Here you can see the unit from the rear. Note that I took the liberty
to open up the inspection plate opening to the size I feel it should
have been opened to by the factory. This much larger opening will make
life less miserable down the road when the time comes to work on
anything under the dash, be it the choke/throttle assembly or even
access to the PTO neutral safety switch. One little tip on the
choke/throttle assembly, weld NUTS to the one that will be the lower of
the two, and install the setup using stainless steel socket head cap
screws from the top. Later on, your going to be happy you did it this
A few notes on the above photo. The quickener has a 1/2" offset between
shafts. In other words, the input and output shafts are parallel, but
they are not inline with each other. I found that there was enough slop
in the steering gear bracket's mounting screws that the whole bracket
could be swiveled enough to adjust for this offset, and, swiveling it
this small amount doesn't affect anything else. Another thing to note
is those two larger threaded holes on the unit. These are the main
anchor points that keep this whole unit from turning when you turn the
steering wheel. The angle of this mounting location does not match the
angle of the steering tower, and as such, the inspection cover itself
will need an inset /recessed cutout area for two bolts to affix the
unit. While that sounds difficult, its just a matter of cutting 3 slots
in the plate, then bending it inwards so the angle matches the gearbox.
Then you weld sides and a bottom into that cutout.
You may have noticed that the whole unit rides pretty close to the top
of the dash, and that I shortened the tube that stuck through the dash
a little. In order to keep the dash from bending if you pull on the
steering wheel, I had to create some new bracketry to spread the load
out. below you can see the start of this reinforcement.
If your really paying attention, you probably also notice the
"adapters" that have to be made to go from female spline to 5/8" shaft.
There is a word of caution here too. The female spine adapters they
offer are a little sloppy. When you slide them onto the spline and then
tighten the lock screw, they do not turn concentric. During mock up, it
became immediate that you can not have this condition with this short
of shafting on each end. The shafts must end up turning concentric to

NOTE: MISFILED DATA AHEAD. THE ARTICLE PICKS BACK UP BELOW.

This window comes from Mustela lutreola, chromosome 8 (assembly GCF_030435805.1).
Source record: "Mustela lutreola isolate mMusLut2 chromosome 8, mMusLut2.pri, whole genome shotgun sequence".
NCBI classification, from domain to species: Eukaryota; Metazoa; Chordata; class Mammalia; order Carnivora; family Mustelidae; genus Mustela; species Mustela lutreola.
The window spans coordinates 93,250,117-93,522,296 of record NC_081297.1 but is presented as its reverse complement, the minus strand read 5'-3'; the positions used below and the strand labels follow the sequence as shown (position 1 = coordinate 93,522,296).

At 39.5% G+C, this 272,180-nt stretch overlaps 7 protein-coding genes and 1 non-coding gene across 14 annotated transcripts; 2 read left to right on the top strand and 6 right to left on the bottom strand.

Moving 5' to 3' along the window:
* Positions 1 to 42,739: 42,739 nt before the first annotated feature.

the spline shaft... NOT the adapters. So, I did have to take my time
with these to get them right. I did not do anything sophisticated.
First, I cut key ways into plain old shaft collars, then key ways into
some new 5/8" shaft. The spline shafts on the steering gear have a
hollow in each end, so I turned the ends of the 5/8" shaft down to fit
into the ends of the spline shafts snugly. This way, during mock up
and tacking, the straight shaft turned concentric with the spline shaft
and the female spline could be tightened up and welded to the collars
Below, I show the shaft prep and the tacked up adapters to welding.
After welding, I cut those turned area off of the shafts.
Jumping ahead to an assembly photo, you can see the final outcome of
the steering gear installation.
As you can see, the unit is super compact and fits perfect. The larger
inspection plate opening offers plenty of room to get at anything that
could go wrong down the road. The opening is also large enough to allow
complete removal of this gear for service if necessary. When the oil
tank is installed, the square shaped cutout in the back of
the tank coincides perfectly with the steering reduction gear and even
allows perfectly open access to those cap screws in the top of it if
you want to check the grease in the gear.The minimum clearance is about
1/4" at the closest point, so there is nothing to rub or rattle....
The GREAT NEWS is that if the gear ever completely fails and you have
no other repair options......
you can slide an original shaft back in its place and return to the
original setup !! Now you cant beat that.
These have been the most important modifications I wanted to make to
this particular tractor. Next, its on to Foot Control !
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